Contrary to popular belief, Canada's largest city, Toronto, survived the G20 summit, but the cost of the weekend gathering of elites should make any future host wince and worry.
Canadians - and possibly many others - were aghast at the billion dollar price tag for the matter of hours in which leaders of the wealthiest nations, along with about 10,000 of their 'advisers' dropped in to Tornoto for G20 and nearby popular cottage country, Muskoka, for G8.
Pictures beamed to the world showed (ad nauseam) a couple of police cruisers burning, damage to downtown business premises, mounted police, riot shield and baton charges and the presence of self-proclaimed anarchists in the "Black Bloc" amidst thousands of citizens who turned up to protest their various causes from labour rights to no logos, world peace and much in between.
None of this is a surprise when it comes to the G8/G20 gatherings. They are now synonymous with violence and the protesting more about bringing down capitalism, rather than trying to influence the decision-makers.
Much of last weekend was, however, a surprise to Canadians who, possibly still in shock at the largesse of their deficit-ridden, grinning, back-slapping host of a Prime Minister, also saw their democratic nation transformed into a mini police state for the duration of the summits.
Police state sounds awfully dramatic, but the suspension of ordinary rights of citizens to protest in designated areas, arrest for not showing ID or submitting to a search upon police request, mass arrests and detention for hours of more than 900 people, are not what is expected in a democracy.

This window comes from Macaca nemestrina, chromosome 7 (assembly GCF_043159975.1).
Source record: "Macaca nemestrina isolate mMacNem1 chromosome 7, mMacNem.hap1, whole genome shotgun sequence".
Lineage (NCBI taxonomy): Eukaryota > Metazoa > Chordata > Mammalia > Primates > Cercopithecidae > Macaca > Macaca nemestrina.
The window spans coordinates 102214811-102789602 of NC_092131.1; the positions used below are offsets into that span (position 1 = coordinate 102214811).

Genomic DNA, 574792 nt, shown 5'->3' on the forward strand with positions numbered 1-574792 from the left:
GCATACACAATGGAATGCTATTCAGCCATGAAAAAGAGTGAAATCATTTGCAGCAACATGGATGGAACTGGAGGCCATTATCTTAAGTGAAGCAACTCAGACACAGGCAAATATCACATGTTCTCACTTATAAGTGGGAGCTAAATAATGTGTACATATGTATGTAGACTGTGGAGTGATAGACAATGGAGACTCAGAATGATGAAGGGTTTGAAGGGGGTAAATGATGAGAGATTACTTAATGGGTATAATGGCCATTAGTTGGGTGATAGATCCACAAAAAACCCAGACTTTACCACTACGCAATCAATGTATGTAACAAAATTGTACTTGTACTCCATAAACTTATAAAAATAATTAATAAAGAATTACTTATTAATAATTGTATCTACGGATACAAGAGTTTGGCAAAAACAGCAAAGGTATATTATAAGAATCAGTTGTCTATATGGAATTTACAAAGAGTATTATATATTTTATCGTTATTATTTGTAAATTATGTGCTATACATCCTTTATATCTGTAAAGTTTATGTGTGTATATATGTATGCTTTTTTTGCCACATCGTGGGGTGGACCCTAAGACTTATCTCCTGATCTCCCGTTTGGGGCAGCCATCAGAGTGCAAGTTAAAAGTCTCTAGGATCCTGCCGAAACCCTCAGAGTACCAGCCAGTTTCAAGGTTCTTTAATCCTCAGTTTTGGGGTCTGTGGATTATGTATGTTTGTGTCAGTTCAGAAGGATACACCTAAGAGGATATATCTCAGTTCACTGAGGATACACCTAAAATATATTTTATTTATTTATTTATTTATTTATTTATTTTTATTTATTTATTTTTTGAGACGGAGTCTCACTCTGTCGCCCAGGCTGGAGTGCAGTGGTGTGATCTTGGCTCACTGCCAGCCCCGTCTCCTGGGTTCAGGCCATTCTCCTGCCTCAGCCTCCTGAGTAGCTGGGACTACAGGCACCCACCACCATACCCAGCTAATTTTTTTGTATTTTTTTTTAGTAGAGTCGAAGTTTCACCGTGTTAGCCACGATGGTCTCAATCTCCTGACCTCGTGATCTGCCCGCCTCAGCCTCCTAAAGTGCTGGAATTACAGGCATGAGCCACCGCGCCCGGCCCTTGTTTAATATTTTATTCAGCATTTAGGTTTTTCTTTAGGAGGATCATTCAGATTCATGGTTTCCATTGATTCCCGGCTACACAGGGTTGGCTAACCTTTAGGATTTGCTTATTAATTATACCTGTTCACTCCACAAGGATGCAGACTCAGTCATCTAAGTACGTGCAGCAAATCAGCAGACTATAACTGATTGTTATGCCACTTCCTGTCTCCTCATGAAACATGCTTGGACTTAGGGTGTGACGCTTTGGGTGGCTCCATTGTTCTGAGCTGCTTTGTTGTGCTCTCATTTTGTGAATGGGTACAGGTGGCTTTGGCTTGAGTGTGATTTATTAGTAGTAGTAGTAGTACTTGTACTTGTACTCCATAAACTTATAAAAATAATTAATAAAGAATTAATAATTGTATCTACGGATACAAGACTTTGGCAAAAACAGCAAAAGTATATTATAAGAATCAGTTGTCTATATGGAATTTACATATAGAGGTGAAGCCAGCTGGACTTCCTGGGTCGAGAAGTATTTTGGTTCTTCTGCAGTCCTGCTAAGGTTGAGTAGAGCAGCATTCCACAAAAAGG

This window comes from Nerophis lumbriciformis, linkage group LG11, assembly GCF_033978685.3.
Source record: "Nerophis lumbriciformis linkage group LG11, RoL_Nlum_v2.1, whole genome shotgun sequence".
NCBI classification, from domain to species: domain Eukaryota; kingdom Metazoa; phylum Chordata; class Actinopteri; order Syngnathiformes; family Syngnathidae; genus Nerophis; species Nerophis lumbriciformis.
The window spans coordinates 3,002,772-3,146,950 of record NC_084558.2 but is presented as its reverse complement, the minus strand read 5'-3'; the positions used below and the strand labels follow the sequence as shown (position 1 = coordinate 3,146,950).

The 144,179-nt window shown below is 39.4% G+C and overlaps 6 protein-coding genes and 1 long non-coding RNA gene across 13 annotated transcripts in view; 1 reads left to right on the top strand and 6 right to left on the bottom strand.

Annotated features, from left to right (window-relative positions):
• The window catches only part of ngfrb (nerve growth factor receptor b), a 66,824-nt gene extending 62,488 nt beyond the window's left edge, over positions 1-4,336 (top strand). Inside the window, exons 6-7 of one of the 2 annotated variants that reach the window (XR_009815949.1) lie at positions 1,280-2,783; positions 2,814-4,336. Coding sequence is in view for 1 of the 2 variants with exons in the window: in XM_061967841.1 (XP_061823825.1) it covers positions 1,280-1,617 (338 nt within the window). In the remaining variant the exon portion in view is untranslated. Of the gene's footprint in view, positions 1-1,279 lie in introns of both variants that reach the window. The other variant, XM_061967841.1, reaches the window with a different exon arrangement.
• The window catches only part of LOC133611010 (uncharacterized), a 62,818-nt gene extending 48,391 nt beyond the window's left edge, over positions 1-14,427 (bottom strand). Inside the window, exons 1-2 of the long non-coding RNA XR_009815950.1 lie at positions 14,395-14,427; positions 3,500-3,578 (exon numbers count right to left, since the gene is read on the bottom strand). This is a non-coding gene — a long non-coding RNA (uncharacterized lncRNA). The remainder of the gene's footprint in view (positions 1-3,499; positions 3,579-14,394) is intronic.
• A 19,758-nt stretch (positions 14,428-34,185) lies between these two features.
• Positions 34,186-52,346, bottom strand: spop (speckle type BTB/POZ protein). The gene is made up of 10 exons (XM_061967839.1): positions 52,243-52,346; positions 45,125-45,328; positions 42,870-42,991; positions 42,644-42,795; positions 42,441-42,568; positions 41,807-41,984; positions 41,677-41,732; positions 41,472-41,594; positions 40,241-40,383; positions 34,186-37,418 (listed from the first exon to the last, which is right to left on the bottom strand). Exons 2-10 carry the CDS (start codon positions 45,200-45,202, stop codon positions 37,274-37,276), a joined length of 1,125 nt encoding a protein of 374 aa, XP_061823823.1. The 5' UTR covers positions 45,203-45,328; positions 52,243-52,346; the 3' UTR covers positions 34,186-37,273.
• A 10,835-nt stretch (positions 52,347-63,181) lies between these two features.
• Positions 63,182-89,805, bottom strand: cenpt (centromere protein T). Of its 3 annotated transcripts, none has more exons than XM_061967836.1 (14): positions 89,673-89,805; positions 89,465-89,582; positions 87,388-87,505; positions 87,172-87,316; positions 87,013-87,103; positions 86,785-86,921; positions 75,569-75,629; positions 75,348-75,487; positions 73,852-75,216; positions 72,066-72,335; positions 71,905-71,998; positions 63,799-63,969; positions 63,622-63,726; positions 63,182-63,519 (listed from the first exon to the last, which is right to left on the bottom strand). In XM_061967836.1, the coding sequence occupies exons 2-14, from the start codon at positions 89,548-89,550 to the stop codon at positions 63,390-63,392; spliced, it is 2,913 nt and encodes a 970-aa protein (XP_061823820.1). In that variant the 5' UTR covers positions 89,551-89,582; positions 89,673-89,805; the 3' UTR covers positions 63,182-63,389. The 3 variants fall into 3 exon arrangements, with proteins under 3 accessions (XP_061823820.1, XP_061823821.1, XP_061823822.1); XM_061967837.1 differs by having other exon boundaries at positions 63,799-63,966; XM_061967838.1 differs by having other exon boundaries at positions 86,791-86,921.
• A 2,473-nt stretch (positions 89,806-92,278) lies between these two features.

For the last couple of days the airwaves, blogs, letters to editors and the efforts of editors themselves have pondered, lambasted, and defended the pre-emptive actions of police to herd - or in police jargon, kettle - law-abiding protesters in a tried and true method of breaking up their numbers so as to better control them.
The idea is to ride the handily intimidating horses through crowds, corral them into smaller sections and hold them there while weeding out the leaders or inciters.
Trouble for Toronto's Mounties was while they were "kettling" legitimate protesters and media photographers in the designated protest areas, a group of scarved and balaclavaed Black Blocers ran amok for an hour, which proved plenty of time to smash the windows of stores and banks in the CBD before attracting official horse-borne attention.
And herein lies the dilemma when freedom of speech meets trigger/baton/horse-happy enforcement.
Spending a billion dollars on security to protect the ever-precious world leaders from dissenting views seems to have gone to the heads of Canadian law-enforcement in a "better show we are worth it" kind of way.
While ostensibly kettling and weeding those potentially responsible for a herd mentality amongst protesters, security enforcement appears to have succumbed to herd mentality itself, seen in pre-emptive action against those not even remotely questioning the constitution-suspending law of the day. It was security that disregarded the quality in favour of the width, and it was not pretty.